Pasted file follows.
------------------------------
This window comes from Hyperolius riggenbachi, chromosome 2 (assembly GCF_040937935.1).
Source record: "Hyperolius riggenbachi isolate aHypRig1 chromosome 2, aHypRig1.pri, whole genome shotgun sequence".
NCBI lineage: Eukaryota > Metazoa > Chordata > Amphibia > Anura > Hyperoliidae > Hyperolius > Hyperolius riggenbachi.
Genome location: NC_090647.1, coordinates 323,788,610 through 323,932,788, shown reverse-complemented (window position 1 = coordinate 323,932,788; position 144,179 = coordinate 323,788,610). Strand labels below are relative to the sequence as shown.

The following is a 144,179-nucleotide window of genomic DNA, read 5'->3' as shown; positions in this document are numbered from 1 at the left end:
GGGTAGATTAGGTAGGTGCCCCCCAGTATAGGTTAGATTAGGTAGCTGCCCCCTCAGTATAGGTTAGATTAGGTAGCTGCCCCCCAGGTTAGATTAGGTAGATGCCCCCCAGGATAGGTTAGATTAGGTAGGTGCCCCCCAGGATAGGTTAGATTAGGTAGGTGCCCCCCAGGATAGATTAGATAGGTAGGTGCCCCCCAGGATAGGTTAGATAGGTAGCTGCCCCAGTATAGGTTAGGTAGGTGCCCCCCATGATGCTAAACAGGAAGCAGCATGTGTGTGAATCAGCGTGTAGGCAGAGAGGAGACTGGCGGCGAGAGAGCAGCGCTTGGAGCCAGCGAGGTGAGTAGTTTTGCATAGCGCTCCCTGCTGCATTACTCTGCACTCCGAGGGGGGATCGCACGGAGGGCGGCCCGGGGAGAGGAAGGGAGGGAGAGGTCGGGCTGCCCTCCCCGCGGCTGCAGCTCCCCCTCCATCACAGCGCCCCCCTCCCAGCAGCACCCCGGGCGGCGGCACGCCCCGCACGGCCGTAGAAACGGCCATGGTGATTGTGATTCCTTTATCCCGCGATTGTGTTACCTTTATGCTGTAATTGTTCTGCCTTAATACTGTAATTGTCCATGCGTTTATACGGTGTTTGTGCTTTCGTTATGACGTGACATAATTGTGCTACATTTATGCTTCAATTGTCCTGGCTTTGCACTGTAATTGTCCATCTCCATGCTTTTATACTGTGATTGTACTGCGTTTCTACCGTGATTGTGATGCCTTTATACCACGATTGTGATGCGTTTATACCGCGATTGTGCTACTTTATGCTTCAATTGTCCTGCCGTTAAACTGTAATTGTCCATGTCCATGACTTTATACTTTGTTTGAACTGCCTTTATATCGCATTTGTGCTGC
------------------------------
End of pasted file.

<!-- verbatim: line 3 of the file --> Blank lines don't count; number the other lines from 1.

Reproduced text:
NCBI lineage: Eukaryota > Metazoa > Chordata > Amphibia > Anura > Hyperoliidae > Hyperolius > Hyperolius riggenbachi.